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Illustration: Rebecca Zisser/Axios

Some of Silicon Valley’s biggest VCs are backing a buzzy new project—and Crypto Twitter is up in arms about it.

Why it matters: BitClout has divided even the industry's top investors, with some openly backing it in hopes it's the next social-media-on-the-blockchain success, while others are staying far away.

  • The cap table includes some of the biggest names like Sequoia, Andreessen Horowitz, Coinbase Ventures, Winklevoss Capital and a host of celebrities.
  • Still, some are very wary. You can currently put bitcoin into the site but you can’t withdraw it. The project's lead founder says his well-connected backers might help exchange listings materialize soon.

How it works: BitClout takes the profiles of popular Twitter personalities and ascribes a dollar value to their output. Participants can then buy and sell various “Creator Coins” with bitcoin (and ideally profit).

  • At the top of the pack is Elon Musk, whose unclaimed profile on the site is commanding $70,825 per token. A run-of-the-mill crypto influencer is fetching around $500. (Chamath Palihapitiya, who briefly flirted with running for California’s governorship, appears to be the priciest claimed account at $42,820 per token.)

Yes, but: No one gave permission for their Twitter brands to be monetized.

  • While BitClout's pseudonymous founder, Diamondhands, told CoinDesk’s Brady Dale that the site “creates innovative ways for creators to monetize" and provides "a new business model that’s not ad-driven anymore,” this argument has been unpersuasive to many prominent members of the crypto industry, who are generally salty about their Twitter profiles being scraped (and monetized) without their consent.
  • At least one unhappy technologist whose profile showed up on BitClout without his permission sent the company's alleged real-life leader a cease-and-desist letter on Tuesday. 
A tweet previously embedded here has been deleted or was tweeted from an account that has been suspended or deleted.

Moreover: While you can currently put bitcoin into the site (about $184 million, according to an unconfirmed blockchain address), you can’t withdraw it, which some skeptics point out as a red flag.

The bottom line: Not needing permission is a tenet of the crypto ecosystem. Centralized parties shouldn’t be able to lord over online commerce. That said, BitClout is rubbing some – whose reputations are now on the market – the wrong way.

Go deeper: What Is BitClout? The Social Media Experiment Sparking Controversy on Twitter (Coindesk)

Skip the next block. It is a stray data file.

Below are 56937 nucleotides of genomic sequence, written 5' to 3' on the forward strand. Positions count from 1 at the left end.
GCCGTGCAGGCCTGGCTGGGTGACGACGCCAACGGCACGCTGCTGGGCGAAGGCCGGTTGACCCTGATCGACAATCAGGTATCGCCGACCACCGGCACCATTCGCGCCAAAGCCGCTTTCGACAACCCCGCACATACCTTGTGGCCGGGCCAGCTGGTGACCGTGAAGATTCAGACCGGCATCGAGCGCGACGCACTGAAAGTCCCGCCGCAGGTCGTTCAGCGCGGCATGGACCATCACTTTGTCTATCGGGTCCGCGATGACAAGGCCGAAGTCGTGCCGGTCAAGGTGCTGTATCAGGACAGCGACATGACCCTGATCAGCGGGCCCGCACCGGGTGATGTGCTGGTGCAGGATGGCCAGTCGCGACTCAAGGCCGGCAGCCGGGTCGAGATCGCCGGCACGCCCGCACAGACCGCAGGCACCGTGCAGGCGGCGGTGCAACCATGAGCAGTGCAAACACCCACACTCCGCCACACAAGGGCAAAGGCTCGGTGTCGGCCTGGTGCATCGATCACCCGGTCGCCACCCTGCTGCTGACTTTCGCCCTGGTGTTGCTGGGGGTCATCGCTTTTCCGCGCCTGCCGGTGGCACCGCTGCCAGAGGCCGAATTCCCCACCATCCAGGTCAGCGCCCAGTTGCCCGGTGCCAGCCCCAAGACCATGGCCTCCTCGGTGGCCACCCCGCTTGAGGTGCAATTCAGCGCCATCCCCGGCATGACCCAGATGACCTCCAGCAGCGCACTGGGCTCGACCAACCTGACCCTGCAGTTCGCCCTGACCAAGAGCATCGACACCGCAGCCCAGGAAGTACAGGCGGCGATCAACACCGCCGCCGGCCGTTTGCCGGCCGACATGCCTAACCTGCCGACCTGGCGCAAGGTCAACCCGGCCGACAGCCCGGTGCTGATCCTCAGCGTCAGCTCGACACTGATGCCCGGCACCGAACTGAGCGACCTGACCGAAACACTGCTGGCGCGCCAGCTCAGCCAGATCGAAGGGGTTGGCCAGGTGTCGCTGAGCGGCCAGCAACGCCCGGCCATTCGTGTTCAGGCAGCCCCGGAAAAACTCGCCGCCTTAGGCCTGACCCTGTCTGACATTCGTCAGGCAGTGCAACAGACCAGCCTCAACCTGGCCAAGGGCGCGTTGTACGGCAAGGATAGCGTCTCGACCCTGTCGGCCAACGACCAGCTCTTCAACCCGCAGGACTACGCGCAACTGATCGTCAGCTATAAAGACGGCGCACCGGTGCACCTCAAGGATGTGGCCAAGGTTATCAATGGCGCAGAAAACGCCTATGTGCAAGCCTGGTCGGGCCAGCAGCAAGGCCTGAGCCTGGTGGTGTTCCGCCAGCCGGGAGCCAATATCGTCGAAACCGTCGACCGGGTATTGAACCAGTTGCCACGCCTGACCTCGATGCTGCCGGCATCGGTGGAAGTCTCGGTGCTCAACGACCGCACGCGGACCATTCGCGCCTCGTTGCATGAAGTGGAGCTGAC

Go deeper

2 wildfires ravage Northern California homes as thousands evacuate

Firefighters monitoring the scene as flames from the Dixie Fire jump across highway 89 near Greenville, California, on Tuesday. Photo: Josh Edelson/AFP via Getty Images

Two massive California wildfires have triggered new mandatory evacuation orders for thousands of people and destroyed homes and businesses in the state's north overnight.

Details: The Dixie Fire, California's biggest blaze, razed houses and businesses as it ripped through the town of Greenville and surrounding areas in Plumas County Wednesday night. The rapidly spreading River Fire burned "multiple" homes as it tore through Placer and Nevada counties, KOVR notes.

Updated 1 hour ago - Sports

Olympics dashboard

Team USA's Ryan Crouser competing on Thursday in the men's Olympic shot put final in Tokyo, which he won. Photo: Andrej Isakovic/AFP via Getty Images

🥇: Ryan Crouser breaks his own Olympic shot put record to win gold for U.S.

🏐: U.S. Olympic beach volleyball duo one step away from realizing gold medal dream

🤼🏿‍♀️ "Making history": Mensah-Stock first Black woman to win Olympic wrestling gold

🛹: 2 teens and girl, 12, sweep board at women's park skateboarding

Go deeper: Full Axios coverage

Landlords mount legal challenge to Biden admin's new eviction moratorium

President Biden at the White House on Tuesday. Photo: Win McNamee/Getty Images

A group of landlords and real-estate companies issued a legal challenge on Wednesday night in a D.C. district court to the Biden administration's new national eviction moratorium.

Driving the news: The Alabama and Georgia Associations of Realtors' emergency motion argues that the Centers for Disease Control and Prevention's order Tuesday barring evictions for most of the U.S. through Oct. 3 exceeds the CDC's powers, according to a statement from the National Association of Realtors.